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The Alumni Memorial Scholars Program Explained

By Peter Tschirhart on May 12, 2014

Honoring the 166 Colgate alumni who sacrificed their lives in both of the World Wars, Alumni Memorial Scholars (AMS) are selected during the admission process for their outstanding scholarly achievements and for their potential to become leaders both inside and outside the classroom.

Totaling about 150 students, the AMS community emphasizes growth and enrichment in four spheres: intellectual, social, cultural, and civic engagement. Prominent in the AMS student experience is the opportunity to receive grants, up to a total of $6,000, that can be used for independent research, academic conference attendance, and internships. In the spirit of liberal arts education, students are encouraged to utilize their grant funds toward projects that may not relate to their major, that are simply areas of interest, or which could blossom into further study at Colgate and during post-graduate work. In recent years, students have utilized their funds for internships at the NIH, independent and faculty-led research in Asia, Europe, Africa, South America and the United States, in addition to academic conference attendance from coast-to-coast.

To supplement the scholarly mission of the AMS program, students are encouraged to attend a variety of intellectually-oriented activities, including monthly “Dinners at the Dean’s,” which invite Colgate faculty and prominent community figures to a meal held at the on-campus resident of the Asst. Dean. AMS students also enjoy spring break trips, visits to the theater, and other social events aimed at cultivating a sense of intellectual and personal community among the scholars. Beginning in the fall of 2014, students in the first-year of the AMS program will live in a shared residence hall and participate in an AMS-specific orientation prior to the start of classes.

The AMS community has recently undergone a significant revival. Key has been the appointment of two key staff: AMS Faculty Director, Dr. Rob Nemes, Associate Professor in the History Department, and Dr. Peter Tschirhart, Asst. Dean for Undergraduate Scholars Programs. If you have questions about the AMS program, please don’t hesitate to contact us. To stay up-to-date with news and information about the AMS, please subscribe to our blog.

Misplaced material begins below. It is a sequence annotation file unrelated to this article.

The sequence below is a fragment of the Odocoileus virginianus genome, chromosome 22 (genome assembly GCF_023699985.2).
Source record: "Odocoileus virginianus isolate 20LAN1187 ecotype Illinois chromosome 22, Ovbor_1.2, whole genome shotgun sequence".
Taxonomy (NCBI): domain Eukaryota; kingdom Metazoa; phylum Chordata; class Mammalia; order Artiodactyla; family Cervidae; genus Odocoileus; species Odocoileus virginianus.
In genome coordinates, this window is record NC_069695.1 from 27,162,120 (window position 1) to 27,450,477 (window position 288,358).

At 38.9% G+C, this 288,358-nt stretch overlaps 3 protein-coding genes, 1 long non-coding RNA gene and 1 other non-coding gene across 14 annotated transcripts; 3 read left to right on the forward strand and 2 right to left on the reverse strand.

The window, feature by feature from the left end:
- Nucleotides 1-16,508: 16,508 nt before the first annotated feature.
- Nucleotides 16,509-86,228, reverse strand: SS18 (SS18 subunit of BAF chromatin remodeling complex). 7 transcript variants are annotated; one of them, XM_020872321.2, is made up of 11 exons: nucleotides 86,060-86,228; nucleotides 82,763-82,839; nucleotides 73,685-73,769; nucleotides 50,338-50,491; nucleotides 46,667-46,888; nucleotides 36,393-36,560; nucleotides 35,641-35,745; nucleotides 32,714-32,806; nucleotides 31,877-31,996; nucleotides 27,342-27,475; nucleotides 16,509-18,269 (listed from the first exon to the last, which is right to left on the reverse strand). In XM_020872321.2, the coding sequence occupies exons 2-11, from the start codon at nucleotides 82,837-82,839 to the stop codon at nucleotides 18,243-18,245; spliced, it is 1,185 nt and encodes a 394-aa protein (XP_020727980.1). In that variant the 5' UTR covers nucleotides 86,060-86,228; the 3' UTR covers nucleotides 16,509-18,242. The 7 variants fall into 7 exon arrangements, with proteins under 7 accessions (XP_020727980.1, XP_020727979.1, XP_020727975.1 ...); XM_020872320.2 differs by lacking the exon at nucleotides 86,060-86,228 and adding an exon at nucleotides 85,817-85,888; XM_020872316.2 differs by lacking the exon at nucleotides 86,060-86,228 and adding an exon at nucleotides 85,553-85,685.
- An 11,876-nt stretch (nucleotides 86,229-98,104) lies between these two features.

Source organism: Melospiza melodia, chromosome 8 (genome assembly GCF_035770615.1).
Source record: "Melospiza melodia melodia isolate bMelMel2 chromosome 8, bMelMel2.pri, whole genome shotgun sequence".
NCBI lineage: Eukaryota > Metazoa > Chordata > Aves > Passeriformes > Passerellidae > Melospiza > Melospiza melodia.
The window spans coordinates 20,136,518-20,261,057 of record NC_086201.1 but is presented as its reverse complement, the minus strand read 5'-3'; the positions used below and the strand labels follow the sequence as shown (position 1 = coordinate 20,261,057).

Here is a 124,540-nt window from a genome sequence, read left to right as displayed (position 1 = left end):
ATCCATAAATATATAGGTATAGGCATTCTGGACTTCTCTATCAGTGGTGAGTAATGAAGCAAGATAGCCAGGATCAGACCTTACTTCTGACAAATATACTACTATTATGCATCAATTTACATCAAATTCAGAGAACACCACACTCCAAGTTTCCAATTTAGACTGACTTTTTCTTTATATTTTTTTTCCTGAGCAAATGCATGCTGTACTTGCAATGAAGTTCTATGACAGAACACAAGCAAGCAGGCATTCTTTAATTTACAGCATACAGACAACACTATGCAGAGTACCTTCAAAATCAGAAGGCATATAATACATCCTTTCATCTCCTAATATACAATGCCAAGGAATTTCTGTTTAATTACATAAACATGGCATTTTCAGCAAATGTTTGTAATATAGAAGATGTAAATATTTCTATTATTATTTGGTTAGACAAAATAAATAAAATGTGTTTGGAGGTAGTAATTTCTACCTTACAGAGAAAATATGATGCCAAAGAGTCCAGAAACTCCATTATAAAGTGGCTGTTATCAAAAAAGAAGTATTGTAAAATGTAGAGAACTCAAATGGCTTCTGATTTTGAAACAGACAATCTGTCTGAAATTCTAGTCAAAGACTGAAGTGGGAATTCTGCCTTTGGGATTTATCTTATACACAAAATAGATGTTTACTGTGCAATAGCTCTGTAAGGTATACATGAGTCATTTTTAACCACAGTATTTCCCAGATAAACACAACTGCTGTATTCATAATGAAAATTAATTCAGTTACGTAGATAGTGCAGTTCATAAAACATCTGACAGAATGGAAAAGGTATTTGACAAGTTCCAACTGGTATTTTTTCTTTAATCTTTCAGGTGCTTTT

Welcome, Class of 2018!

By Peter Tschirhart on August 25, 2014
Class of 2018 Alumni Memorial Scholars pause for a picture during AMS Orientation, 2014.

Class of 2018 Alumni Memorial Scholars pause for a picture during AMS Orientation, 2014.

Linh Bui, ’14: The Human Response to Neoteny in Wild Animals, South Africa

By Peter Tschirhart on June 19, 2014

What makes an adult human or animal “cute?” According to scholars working in developmental biology and psychology, the answer relates to juvenile traits, such as small jaws, short limbs, a large head, seemingly huge eyes, etc. This is called “neoteny;” and among humans, neotenous characteristics are thought to stimulate care-giving behaviors.

But Alumni Memorial Scholar Linh Bui ’14 wondered whether neoteny also plays a role in human-animal relationships. As a Colgate psychology major and general animal lover, she hoped to investigate whether caregivers treat wild animals living in captivity differently–based on their relative cuteness. Linh developed an AMS grant proposal that took her to a lion park in Johannesburg, South Africa during January of 2014. “Those two weeks were a highlight of my Colgate experience,” she wrote. In what follows, Linh reflects on her AMS grant and her experience as a volunteer at the park.

Girraffes around volunteers' dorm

Girraffes around volunteers’ dorm

The lion park is an animal lover’s dream come true with all types of wild animals walking around. I woke up to zebras grazing in front of my door; I had to guard my lunch against giraffes; and of course, at night, I was careful not to run into hippos! The lion park offered many activities, such as a game drive, a lion walk, an elephant walk, etc. It was definitely not an “easy vacation” though. My fellow volunteers and I worked from 7 a.m. until 5 p.m., and our daily tasks included weeding the grazing hills, picking up poop and bones from the predator camps, and digging a swimming pool for the elephants.

Roxy the hyena runs to visit when her name is called.

Roxy the hyena runs to visit when her name is called.